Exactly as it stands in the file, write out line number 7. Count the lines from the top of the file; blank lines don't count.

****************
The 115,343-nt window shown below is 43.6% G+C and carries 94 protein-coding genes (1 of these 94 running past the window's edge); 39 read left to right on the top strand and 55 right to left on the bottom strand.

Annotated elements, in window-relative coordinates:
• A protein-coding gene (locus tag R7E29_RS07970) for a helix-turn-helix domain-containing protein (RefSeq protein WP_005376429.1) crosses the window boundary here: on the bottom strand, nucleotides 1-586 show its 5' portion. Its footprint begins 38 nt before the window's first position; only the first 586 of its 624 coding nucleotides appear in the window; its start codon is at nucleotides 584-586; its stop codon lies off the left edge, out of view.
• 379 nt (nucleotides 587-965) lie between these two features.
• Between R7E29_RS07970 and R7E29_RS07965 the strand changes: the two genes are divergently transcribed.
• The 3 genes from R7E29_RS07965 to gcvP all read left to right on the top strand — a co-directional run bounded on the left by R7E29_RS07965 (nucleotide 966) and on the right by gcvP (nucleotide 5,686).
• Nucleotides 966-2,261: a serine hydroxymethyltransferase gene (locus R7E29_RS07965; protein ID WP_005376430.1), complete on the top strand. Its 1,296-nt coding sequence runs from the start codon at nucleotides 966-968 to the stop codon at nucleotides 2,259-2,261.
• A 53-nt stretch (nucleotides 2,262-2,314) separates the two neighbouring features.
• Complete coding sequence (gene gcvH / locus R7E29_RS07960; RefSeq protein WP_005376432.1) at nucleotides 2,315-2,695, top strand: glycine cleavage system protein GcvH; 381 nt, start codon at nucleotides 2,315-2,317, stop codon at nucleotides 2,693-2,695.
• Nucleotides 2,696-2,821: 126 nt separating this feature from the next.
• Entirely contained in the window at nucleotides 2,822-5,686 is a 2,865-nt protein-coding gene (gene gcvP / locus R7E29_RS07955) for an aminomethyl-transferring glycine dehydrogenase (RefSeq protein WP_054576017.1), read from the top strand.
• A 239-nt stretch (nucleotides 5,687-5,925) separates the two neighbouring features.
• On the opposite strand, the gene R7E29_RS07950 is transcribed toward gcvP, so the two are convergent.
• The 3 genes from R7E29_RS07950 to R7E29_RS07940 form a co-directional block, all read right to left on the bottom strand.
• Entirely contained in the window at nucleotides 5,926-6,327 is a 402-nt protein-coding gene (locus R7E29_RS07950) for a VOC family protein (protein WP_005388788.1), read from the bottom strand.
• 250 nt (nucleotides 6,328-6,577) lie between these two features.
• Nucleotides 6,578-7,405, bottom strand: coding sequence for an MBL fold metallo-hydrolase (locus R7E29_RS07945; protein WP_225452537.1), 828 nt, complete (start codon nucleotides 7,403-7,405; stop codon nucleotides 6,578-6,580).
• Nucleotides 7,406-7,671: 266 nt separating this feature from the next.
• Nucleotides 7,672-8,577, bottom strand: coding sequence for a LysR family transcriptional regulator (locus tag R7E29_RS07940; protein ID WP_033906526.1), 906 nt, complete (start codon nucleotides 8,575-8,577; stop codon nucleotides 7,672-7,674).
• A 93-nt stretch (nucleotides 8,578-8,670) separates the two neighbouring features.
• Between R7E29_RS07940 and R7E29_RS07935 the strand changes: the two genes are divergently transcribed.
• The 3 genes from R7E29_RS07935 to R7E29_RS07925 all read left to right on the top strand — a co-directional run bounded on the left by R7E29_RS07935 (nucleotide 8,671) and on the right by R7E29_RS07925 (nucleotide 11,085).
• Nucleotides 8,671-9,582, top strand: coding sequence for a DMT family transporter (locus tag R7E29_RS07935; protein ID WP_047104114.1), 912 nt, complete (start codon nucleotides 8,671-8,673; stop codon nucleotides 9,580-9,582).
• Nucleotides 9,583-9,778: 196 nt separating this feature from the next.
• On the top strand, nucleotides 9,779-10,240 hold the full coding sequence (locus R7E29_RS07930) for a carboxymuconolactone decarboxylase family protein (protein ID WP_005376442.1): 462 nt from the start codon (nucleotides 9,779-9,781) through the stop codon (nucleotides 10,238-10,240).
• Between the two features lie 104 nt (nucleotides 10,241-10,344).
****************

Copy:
• Nucleotides 966-2,261: a serine hydroxymethyltransferase gene (locus R7E29_RS07965; protein ID WP_005376430.1), complete on the top strand. Its 1,296-nt coding sequence runs from the start codon at nucleotides 966-968 to the stop codon at nucleotides 2,259-2,261.